Urban IV becomes Pope. He was the Patriarch of Jerusalem, Bishop Jacques Pantaleon. His father was a shoemaker at Tryes; he studied in Paris.

Death of Latin Emperor Baldwin II. The Genoese, allied with the Creek Michael Palaeologus, overthrew Baldwin II on July 25.

St. Thomas Aquinas write the Summa Contra Gentiles.



Eucharistic Miracles at Orieto and Bolsena. Blood issued from the Consecrated elements. Father Peter of Prague was having difficulty in believing in the Real Presence; no doubt a residue of disbelief from the Berengarius heresy. On his way to Rome, he stopped at the Church of Santa Christina in Bolsena; he had heard of its miraculous Altar. He always prayed before Mass and asked Our Blessed Lord for the Grace to help him believe. At the time of Consecration, he elevated the Host high above his head and said the words, "THIS IS MY BODY," at that precise moment, the unleavened Bread tuned into Human Flesh, and began to bleed profusely. The Blood stained Corporal and the steps on the floor have been preserved and can still be viewed to this day!

Cardinal Foulques was sent by Pope Urban IV as Legate to England to support King Henry III.

Pope Urban IV issued at Viterbo, on March 25, his Constitution. In it he granted the laity who wear the Scapukrr of Our Lady of Ransom many Graces and Indulgences.

The Scapular is of white cloth with a picture of Our Lady of Ransom.

Bibars the Arbelester destroyed the Church in Nazareth.

Pope Urban IV Decrees Corpus Christi as a Solemnity.

St. Thomas Aquinas is named Defender of the Holy Eucharist. He wrote the Liturgy for the first Corpus Christi Mass, including the hymns, Tantum Ergo and 0 Salutaris. Our Lord spoke to St. Thomas from the Crucifix he wore around his neck. Jesus said to him, "Well written, Thomas; My own. What do you desire? St. Thomas replied, "Only You, my Lord."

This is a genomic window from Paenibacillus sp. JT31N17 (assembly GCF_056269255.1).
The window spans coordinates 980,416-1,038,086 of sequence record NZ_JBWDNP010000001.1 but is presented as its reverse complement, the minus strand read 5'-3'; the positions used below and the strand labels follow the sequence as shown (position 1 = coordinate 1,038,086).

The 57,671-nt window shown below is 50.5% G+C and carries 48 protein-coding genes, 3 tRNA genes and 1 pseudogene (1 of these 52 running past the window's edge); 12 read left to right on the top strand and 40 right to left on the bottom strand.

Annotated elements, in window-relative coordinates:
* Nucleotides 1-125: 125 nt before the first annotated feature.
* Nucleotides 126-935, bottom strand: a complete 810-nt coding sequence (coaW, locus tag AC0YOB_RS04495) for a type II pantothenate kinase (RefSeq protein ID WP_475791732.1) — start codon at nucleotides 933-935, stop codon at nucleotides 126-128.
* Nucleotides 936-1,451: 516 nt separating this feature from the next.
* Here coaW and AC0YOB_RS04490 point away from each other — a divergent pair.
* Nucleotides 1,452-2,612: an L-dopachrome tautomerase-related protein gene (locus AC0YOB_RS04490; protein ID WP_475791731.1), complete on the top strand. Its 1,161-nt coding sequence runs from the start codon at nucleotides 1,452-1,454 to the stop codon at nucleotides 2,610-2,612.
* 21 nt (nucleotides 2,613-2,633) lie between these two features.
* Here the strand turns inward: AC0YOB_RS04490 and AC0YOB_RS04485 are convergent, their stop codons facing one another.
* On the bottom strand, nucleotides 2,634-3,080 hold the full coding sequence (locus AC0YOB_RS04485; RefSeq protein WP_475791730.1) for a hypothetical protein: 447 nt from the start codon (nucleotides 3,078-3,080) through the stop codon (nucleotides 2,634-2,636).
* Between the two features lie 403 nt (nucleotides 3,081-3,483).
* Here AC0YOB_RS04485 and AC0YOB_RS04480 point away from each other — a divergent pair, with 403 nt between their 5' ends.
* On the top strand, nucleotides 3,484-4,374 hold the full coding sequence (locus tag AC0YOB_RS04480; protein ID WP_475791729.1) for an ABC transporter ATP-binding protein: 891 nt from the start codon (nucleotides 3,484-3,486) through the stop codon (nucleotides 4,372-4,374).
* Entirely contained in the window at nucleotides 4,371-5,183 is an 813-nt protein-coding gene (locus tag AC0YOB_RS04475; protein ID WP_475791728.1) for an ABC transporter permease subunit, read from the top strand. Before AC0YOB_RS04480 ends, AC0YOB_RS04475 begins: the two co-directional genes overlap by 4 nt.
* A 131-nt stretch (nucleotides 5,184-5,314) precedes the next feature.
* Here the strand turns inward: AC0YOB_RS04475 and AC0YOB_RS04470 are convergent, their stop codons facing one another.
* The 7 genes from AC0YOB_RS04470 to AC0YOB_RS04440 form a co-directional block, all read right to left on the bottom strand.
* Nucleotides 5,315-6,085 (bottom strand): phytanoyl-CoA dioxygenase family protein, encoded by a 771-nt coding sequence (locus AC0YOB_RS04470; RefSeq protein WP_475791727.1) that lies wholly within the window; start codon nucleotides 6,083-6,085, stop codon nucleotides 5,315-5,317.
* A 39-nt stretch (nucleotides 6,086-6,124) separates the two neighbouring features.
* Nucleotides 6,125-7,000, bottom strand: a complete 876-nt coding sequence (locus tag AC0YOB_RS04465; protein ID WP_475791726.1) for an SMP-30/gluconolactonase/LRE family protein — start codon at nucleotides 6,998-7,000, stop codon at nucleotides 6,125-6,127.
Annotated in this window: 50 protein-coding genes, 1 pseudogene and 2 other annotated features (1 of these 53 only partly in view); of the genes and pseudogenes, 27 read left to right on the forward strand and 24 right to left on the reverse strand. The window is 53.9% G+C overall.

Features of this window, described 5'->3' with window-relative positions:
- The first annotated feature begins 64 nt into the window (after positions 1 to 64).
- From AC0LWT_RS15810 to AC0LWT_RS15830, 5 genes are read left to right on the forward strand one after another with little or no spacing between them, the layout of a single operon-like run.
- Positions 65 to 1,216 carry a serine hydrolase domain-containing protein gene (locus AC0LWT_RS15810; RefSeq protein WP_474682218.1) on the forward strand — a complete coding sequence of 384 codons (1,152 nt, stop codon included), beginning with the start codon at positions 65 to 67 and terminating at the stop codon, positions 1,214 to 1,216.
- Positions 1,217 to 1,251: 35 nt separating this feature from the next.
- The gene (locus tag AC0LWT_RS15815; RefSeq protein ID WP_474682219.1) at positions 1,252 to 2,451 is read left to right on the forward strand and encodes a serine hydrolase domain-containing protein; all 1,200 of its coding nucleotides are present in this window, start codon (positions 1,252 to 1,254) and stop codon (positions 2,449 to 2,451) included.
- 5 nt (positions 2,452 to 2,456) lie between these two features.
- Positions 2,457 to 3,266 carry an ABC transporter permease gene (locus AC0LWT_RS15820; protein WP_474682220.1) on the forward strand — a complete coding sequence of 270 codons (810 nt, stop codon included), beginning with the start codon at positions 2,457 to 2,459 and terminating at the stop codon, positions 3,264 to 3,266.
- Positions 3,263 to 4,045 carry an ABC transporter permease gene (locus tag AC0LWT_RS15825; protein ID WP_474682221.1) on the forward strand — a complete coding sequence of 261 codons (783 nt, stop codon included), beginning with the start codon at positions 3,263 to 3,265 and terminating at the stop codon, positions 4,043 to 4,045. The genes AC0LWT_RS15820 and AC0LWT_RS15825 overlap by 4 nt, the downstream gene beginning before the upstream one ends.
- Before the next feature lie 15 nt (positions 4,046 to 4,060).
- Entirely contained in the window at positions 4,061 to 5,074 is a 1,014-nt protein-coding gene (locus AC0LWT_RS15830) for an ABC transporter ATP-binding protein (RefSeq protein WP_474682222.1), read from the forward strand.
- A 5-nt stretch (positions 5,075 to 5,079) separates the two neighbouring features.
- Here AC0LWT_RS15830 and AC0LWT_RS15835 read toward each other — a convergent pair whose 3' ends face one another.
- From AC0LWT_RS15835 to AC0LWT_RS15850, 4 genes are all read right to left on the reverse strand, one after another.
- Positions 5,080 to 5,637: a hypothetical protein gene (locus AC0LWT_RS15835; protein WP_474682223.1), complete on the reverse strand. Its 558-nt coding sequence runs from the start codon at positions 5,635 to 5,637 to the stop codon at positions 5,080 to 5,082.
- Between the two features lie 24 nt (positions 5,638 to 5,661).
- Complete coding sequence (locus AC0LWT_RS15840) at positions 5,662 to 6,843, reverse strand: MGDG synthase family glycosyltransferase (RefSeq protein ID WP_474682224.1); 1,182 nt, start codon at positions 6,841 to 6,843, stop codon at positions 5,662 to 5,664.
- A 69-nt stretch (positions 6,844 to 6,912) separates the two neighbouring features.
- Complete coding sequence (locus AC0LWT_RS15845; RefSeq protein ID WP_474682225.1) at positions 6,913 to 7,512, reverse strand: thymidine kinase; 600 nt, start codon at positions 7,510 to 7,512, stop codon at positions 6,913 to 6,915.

Clement IV becomes Pope. He was a Frenchman, Cardinal Guy Foulques. He was the son of a successful judge. After studying at Paris, he became legal consultant for King St. Louis IX. He was married and had two daughters. After his wife's death, he took Holy Orders and served as Archdeacon of Le Puy. Because of the hostile atmosphere in Rome, he first resided at Perugia and then at Viterbo. He completed Pope Urban IV's policy of excluding the Hohenstaufen Dynasty from Italy and installed St. Louis IX's brother, Charles of Anjou as King of Sicily and Naples in place of the deceased Emperor Frederick II's bastard son, Manfred. Fearing that Manfred would retaliate, the Pope put pressure on Charles to arrive. After his arrival The Holy Father was instrumental in helping Charles borrow money from the Tuscan bankers secured by a thirty-year tithe from the French Church to finance the Sicilian campaign he pledged to undertake.

Birth of Allghieri Dante.

Bibars the Arbelester captured Caesarea and Jaffa.

St. Thomas Aquinas writes his masterpiece, the five volume, Summa Theologica.

Birth of Giotto, the greatest painter of the early Renaissance.

The Battle of Benevento. Manfred, the bastard son of Frederick II was defeated and killed by French troops.

The Eighth Crusade begins. This was St. Louis IX's Second Crusade, led by the pious King. St. Louis IX transported an army of 60,000 men to Tunis in Africa. Half of his amy was destroyed by pestilence and lack of provisions. St. Louis himself died of a fever. Twenty years later, the Mohammedans re-took Jerusalem, the last failure of all attempts at regaining the Holy land and the death of St. Louis IX, King of France. St. Louis, Missouri is named after him.